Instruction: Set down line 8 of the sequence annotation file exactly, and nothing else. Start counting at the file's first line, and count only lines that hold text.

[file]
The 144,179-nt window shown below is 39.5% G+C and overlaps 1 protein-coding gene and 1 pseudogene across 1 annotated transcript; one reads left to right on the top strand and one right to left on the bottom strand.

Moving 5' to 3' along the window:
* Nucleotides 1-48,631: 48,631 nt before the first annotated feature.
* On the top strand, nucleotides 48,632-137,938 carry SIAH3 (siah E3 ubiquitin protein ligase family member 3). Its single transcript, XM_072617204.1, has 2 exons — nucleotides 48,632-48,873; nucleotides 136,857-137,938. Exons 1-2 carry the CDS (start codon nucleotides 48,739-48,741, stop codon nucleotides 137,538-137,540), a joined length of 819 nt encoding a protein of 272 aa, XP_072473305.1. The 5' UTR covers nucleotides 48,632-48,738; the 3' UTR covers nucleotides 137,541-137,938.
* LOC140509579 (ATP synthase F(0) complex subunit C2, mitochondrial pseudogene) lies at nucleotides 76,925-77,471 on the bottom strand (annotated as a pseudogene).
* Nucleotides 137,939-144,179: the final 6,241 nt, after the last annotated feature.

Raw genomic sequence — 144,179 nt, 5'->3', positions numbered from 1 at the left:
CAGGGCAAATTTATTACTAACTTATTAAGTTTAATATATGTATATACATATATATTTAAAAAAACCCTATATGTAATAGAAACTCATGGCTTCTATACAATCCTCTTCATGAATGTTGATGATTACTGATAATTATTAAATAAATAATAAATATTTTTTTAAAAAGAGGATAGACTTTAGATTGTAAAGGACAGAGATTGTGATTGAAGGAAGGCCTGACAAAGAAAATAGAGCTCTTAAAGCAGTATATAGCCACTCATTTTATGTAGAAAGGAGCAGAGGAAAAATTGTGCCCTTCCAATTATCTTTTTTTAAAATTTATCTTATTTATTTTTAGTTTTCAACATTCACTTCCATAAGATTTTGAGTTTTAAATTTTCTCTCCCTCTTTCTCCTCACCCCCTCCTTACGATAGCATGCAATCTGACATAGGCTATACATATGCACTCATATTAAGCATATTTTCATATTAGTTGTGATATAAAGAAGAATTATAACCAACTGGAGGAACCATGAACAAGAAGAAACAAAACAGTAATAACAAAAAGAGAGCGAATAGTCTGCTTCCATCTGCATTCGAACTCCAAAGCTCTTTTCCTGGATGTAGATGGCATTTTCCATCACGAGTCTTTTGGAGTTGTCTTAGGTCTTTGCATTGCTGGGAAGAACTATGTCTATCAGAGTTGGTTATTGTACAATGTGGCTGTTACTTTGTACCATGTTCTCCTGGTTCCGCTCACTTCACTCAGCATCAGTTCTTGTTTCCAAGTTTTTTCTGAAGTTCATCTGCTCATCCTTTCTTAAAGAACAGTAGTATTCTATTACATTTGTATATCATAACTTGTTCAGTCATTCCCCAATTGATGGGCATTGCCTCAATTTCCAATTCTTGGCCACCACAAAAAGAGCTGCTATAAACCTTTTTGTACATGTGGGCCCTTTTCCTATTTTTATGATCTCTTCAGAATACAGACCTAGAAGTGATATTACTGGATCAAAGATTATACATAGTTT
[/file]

CAGGGCAAATTTATTACTAACTTATTAAGTTTAATATATGTATATACATATATATTTAAAAAAACCCTATATGTAATAGAAACTCATGGCTTCTATACAATCCTCTTCATGAATGTTGATGATTACTGATAATTATTAAATAAATAATAAATATTTTTTTAAAAAGAGGATAGACTTTAGATTGTAAAGGACAGAGATTGTGATTGAAGGAAGGCCTGACAAAGAAAATAGAGCTCTTAAAGCAGTATATAGCCACTCATTTTATGTAGAAAGGAGCAGAGGAAAAATTGTGCCCTTCCAATTATCTTTTTTTAAAATTTATCTTATTTATTTTTAGTTTTCAACATTCACTTCCATAAGATTTTGAGTTTTAAATTTTCTCTCCCTCTTTCTCCTCACCCCCTCCTTACGATAGCATGCAATCTGACATAGGCTATACATATGCACTCATATTAAGCATATTTTCATATTAGTTGTGATATAAAGAAGAATTATAACCAACTGGAGGAACCATGAACAAGAAGAAACAAAACAGTAATAACAAAAAGAGAGCGAATAGTCTGCTTCCATCTGCATTCGAACTCCAAAGCTCTTTTCCTGGATGTAGATGGCATTTTCCATCACGAGTCTTTTGGAGTTGTCTTAGGTCTTTGCATTGCTGGGAAGAACTATGTCTATCAGAGTTGGTTATTGTACAATGTGGCTGTTACTTTGTACCATGTTCTCCTGGTTCCGCTCACTTCACTCAGCATCAGTTCTTGTTTCCAAGTTTTTTCTGAAGTTCATCTGCTCATCCTTTCTTAAAGAACAGTAGTATTCTATTACATTTGTATATCATAACTTGTTCAGTCATTCCCCAATTGATGGGCATTGCCTCAATTTCCAATTCTTGGCCACCACAAAAAGAGCTGCTATAAACCTTTTTGTACATGTGGGCCCTTTTCCTATTTTTATGATCTCTTCAGAATACAGACCTAGAAGTGATATTACTGGATCAAAGATTATACATAGTTT